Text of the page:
Uncovering the bare bones of osteoarthritis
Creaking joints, knotty hands, swollen knees… as we grow older, many of us will become acquainted with these symptoms of osteoarthritis, the most common form of arthritis. EU funding has helped researchers at the TREAT-OA project add to our knowledge of the disease and opened up new avenues for prevention, diagnosis and treatment.
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Osteoarthritis, a degenerative disease that affects the joints, is very common indeed – and for patients who develop serious symptoms, it can turn even the simplest tasks of everyday life into a painful challenge.
This degenerative illness is characterised by the progressive erosion of the cartilage at the end of the bones. As a result of this damage, the bones rub against each other, causing pain and potentially deforming the joint.
World Health Organization figures place it among the 10 most disabling diseases in developed countries. One in three over-65s can expect to develop this disease, to varying degrees.
Unfortunately, there is no cure. Treatment options focus primarily on prevention and on the management of symptoms. Painkillers and anti-inflammatory drugs are widely used, and severe cases may call for surgery.
Are you at risk?
“The biggest predictor of osteoarthritis is age,” says Dr Ana Valdes of King’s College London, “the second is gender, and the third is obesity.”
Women over 65 carrying significant excess weight top the list of potential sufferers. This, however, does not mean that trim young men are necessarily in the pink. Osteoarthritis is strongly associated with wear and tear. Accidents and repetitive stress add to the risk.
That said, these aspects are only part of the puzzle, as there are also genetic factors involved. Genetic make-up, says Dr Valdes, contributes more prominently to the occurrence of osteoarthritis in younger patients.
Age, gender, weight … and more
Dr Valdes was the scientific coordinator of the TREAT-OA project, which was launched in 2008. It involved 11 partners from 6 European countries, collaborating with a wider network extending around the world.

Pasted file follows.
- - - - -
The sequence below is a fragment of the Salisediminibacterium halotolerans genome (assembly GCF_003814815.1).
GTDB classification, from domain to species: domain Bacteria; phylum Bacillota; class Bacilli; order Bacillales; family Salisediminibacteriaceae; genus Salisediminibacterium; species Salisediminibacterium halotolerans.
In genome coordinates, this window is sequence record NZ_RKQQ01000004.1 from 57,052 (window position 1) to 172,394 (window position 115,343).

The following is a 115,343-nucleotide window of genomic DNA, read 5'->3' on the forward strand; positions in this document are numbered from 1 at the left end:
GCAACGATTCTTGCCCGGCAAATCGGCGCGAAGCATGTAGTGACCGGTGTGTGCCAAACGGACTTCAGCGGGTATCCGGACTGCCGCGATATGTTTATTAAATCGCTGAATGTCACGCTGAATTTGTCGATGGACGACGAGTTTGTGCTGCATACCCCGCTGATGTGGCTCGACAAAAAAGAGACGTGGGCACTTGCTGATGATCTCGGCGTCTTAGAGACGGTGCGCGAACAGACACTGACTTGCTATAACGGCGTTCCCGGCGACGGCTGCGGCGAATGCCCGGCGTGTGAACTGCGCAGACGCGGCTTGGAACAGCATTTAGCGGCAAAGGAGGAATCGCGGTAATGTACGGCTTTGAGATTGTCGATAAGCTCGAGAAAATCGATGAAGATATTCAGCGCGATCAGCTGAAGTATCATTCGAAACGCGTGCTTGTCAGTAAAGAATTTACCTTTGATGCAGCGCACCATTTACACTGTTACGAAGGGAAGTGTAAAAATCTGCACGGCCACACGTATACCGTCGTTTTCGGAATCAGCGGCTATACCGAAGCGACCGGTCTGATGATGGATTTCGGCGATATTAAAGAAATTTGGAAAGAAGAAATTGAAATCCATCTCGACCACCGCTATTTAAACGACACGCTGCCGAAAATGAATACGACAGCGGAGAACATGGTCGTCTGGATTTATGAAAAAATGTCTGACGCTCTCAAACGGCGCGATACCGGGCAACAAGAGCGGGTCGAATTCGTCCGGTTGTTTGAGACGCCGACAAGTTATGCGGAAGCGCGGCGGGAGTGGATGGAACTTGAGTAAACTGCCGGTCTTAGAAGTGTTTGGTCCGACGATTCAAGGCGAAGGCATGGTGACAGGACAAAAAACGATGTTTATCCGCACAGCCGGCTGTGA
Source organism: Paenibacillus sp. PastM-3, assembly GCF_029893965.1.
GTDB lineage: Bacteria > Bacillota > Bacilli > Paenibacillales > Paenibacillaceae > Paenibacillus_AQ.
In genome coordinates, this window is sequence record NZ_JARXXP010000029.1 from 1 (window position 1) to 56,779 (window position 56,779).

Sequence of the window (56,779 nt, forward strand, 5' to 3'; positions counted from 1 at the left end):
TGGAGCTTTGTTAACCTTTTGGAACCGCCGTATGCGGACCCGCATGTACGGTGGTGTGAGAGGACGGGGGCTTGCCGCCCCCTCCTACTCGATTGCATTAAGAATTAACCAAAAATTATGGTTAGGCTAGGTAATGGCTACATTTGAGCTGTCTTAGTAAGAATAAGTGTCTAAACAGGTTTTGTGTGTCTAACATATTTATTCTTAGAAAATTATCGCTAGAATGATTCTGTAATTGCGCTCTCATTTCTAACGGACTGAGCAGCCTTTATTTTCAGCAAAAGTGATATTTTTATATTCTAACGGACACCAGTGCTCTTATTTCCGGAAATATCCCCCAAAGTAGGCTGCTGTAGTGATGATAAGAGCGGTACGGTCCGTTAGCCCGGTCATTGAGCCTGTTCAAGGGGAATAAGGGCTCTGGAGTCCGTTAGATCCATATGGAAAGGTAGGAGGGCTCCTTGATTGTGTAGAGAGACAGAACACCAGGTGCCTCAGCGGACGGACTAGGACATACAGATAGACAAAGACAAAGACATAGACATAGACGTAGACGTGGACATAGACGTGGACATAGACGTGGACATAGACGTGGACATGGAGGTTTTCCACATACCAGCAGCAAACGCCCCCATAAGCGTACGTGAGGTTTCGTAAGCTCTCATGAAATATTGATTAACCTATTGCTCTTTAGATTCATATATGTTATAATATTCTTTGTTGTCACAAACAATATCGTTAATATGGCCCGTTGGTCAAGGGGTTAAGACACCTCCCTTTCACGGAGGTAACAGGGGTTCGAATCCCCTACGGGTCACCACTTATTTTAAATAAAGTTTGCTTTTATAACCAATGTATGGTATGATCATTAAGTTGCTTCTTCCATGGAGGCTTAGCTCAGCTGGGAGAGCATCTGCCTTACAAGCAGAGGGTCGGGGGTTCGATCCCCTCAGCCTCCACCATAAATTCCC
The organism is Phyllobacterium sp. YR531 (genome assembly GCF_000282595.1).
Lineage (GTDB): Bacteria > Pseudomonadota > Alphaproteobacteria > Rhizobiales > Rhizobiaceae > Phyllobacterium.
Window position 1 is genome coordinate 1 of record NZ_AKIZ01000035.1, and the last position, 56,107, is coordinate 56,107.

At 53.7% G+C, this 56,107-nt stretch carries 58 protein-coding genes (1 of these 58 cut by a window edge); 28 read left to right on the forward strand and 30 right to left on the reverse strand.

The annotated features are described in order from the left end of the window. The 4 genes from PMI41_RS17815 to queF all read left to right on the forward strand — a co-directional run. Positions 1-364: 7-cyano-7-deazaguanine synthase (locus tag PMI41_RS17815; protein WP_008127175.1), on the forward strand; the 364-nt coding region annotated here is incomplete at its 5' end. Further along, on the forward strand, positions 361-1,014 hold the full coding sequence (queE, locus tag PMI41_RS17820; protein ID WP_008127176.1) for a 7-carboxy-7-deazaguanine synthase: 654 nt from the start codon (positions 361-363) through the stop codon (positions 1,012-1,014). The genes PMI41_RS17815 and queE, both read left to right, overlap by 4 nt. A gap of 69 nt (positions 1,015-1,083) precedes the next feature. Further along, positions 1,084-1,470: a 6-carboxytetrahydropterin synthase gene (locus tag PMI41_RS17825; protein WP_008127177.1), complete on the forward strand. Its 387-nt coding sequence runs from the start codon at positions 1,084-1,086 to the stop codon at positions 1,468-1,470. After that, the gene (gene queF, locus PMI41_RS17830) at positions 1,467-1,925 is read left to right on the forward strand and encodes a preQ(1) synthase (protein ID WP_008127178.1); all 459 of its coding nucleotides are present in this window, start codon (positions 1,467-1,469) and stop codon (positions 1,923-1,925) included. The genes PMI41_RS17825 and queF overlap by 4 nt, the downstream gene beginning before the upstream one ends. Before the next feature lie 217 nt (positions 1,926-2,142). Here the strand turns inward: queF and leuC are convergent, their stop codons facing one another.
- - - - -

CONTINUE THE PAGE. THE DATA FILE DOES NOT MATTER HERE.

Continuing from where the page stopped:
TREAT-OA enabled the partners to work together in extending the knowledge about genetic aspects influencing the onset and progression of the disease. They have jointly explored new ways of detecting the disease and predicting how it will progress, and shortlisted promising approaches for the development of drugs.
“Working at European level was very useful,” says Dr Valdes, “because it brought in study cohorts, know-how and clinical expertise that are not available in a single country.”
As one of its main outcomes, the project has helped to refine an existing test used to predict if individual osteoarthritis patients are likely to develop a severe form of the disease. Doctors can use the test results, combined with other medical information, to identify whether someone is at risk, with an accuracy of around 70%.
Another key finding underlines the importance of making an early diagnosis. Doctors often overlook early warning signs on x-rays pointing to the onset of osteoarthritis, at a stage where prevention might help to delay the progression of the disease and the appearance of symptoms, says Dr Valdes. Increased awareness alone could significantly reduce the burden on individuals and health care systems.
Unexpectedly, says Dr Valdes, the project team also came to explore genetic factors associated with pain.
“The genetic contribution to osteoarthritis is not just to the joint damage,” she explains, “but also to the pain that the patients experience.”
This insight opens up new opportunities to reduce pain and improve patients’ quality of life.
Improving prevention, diagnosis and care
TREAT-OA has strengthened the ties among osteoarthritis research teams across Europe and beyond. The partners are now planning to engage with other stakeholders, such as doctors and patients’ organisations.
They also plan to make contacts with networks focusing on related conditions – such as sarcopenia, the age-related degeneration of skeletal muscular mass, which is a contributing factor in osteoarthritis.
“I think we have done a lot, but there is still much to be done,” Dr Valdes concludes, stressing the need for long-term commitment to osteoarthritis research and the exploitation of its outcomes.
The scope to develop more effective treatment options is wide and potentially includes the development of drugs that could halt the progression of the disease. One day, it may be possible to stop osteoarthritis in its tracks.